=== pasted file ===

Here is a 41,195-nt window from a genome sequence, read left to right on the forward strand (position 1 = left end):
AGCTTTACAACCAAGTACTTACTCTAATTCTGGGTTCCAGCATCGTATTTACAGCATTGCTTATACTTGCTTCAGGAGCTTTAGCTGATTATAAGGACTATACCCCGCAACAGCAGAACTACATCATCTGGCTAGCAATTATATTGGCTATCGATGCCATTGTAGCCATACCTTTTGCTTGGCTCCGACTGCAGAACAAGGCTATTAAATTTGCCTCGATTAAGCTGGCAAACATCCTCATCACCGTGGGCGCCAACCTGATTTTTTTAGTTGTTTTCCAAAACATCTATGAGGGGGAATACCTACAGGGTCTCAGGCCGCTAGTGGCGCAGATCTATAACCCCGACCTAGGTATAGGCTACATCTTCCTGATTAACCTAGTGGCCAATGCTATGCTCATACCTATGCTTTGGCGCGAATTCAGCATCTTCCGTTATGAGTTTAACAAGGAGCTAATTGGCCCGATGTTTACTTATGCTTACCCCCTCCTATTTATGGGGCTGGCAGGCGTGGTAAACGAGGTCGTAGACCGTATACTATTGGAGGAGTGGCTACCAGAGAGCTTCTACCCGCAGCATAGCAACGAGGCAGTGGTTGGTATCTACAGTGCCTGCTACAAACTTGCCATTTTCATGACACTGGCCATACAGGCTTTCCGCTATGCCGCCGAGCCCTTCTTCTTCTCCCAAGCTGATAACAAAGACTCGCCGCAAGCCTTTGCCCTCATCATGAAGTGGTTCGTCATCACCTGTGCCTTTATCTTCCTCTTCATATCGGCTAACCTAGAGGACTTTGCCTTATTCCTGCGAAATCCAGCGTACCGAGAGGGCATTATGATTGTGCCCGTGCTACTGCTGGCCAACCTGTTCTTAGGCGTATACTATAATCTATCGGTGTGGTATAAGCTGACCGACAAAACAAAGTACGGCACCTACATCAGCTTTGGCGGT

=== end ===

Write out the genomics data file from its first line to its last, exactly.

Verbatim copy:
Here is a 41,195-nt window from a genome sequence, read left to right on the forward strand (position 1 = left end):
AGCTTTACAACCAAGTACTTACTCTAATTCTGGGTTCCAGCATCGTATTTACAGCATTGCTTATACTTGCTTCAGGAGCTTTAGCTGATTATAAGGACTATACCCCGCAACAGCAGAACTACATCATCTGGCTAGCAATTATATTGGCTATCGATGCCATTGTAGCCATACCTTTTGCTTGGCTCCGACTGCAGAACAAGGCTATTAAATTTGCCTCGATTAAGCTGGCAAACATCCTCATCACCGTGGGCGCCAACCTGATTTTTTTAGTTGTTTTCCAAAACATCTATGAGGGGGAATACCTACAGGGTCTCAGGCCGCTAGTGGCGCAGATCTATAACCCCGACCTAGGTATAGGCTACATCTTCCTGATTAACCTAGTGGCCAATGCTATGCTCATACCTATGCTTTGGCGCGAATTCAGCATCTTCCGTTATGAGTTTAACAAGGAGCTAATTGGCCCGATGTTTACTTATGCTTACCCCCTCCTATTTATGGGGCTGGCAGGCGTGGTAAACGAGGTCGTAGACCGTATACTATTGGAGGAGTGGCTACCAGAGAGCTTCTACCCGCAGCATAGCAACGAGGCAGTGGTTGGTATCTACAGTGCCTGCTACAAACTTGCCATTTTCATGACACTGGCCATACAGGCTTTCCGCTATGCCGCCGAGCCCTTCTTCTTCTCCCAAGCTGATAACAAAGACTCGCCGCAAGCCTTTGCCCTCATCATGAAGTGGTTCGTCATCACCTGTGCCTTTATCTTCCTCTTCATATCGGCTAACCTAGAGGACTTTGCCTTATTCCTGCGAAATCCAGCGTACCGAGAGGGCATTATGATTGTGCCCGTGCTACTGCTGGCCAACCTGTTCTTAGGCGTATACTATAATCTATCGGTGTGGTATAAGCTGACCGACAAAACAAAGTACGGCACCTACATCAGCTTTGGCGGT